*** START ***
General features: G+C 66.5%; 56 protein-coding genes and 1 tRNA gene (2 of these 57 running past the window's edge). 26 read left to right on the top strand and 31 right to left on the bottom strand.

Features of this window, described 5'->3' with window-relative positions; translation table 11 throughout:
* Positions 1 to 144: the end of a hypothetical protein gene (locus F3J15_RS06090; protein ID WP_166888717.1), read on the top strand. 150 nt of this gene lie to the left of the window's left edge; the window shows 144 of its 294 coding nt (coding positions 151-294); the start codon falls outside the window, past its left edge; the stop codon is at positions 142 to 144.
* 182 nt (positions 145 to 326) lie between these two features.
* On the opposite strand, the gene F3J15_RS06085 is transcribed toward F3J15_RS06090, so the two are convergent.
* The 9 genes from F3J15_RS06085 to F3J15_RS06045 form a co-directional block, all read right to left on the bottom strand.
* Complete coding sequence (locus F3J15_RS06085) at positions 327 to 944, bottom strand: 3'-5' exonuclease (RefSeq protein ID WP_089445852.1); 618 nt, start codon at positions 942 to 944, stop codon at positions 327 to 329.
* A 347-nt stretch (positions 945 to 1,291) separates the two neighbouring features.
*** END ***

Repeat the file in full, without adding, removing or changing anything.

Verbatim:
General features: G+C 66.5%; 56 protein-coding genes and 1 tRNA gene (2 of these 57 running past the window's edge). 26 read left to right on the top strand and 31 right to left on the bottom strand.

Features of this window, described 5'->3' with window-relative positions; translation table 11 throughout:
* Positions 1 to 144: the end of a hypothetical protein gene (locus F3J15_RS06090; protein ID WP_166888717.1), read on the top strand. 150 nt of this gene lie to the left of the window's left edge; the window shows 144 of its 294 coding nt (coding positions 151-294); the start codon falls outside the window, past its left edge; the stop codon is at positions 142 to 144.
* 182 nt (positions 145 to 326) lie between these two features.
* On the opposite strand, the gene F3J15_RS06085 is transcribed toward F3J15_RS06090, so the two are convergent.
* The 9 genes from F3J15_RS06085 to F3J15_RS06045 form a co-directional block, all read right to left on the bottom strand.
* Complete coding sequence (locus F3J15_RS06085) at positions 327 to 944, bottom strand: 3'-5' exonuclease (RefSeq protein ID WP_089445852.1); 618 nt, start codon at positions 942 to 944, stop codon at positions 327 to 329.
* A 347-nt stretch (positions 945 to 1,291) separates the two neighbouring features.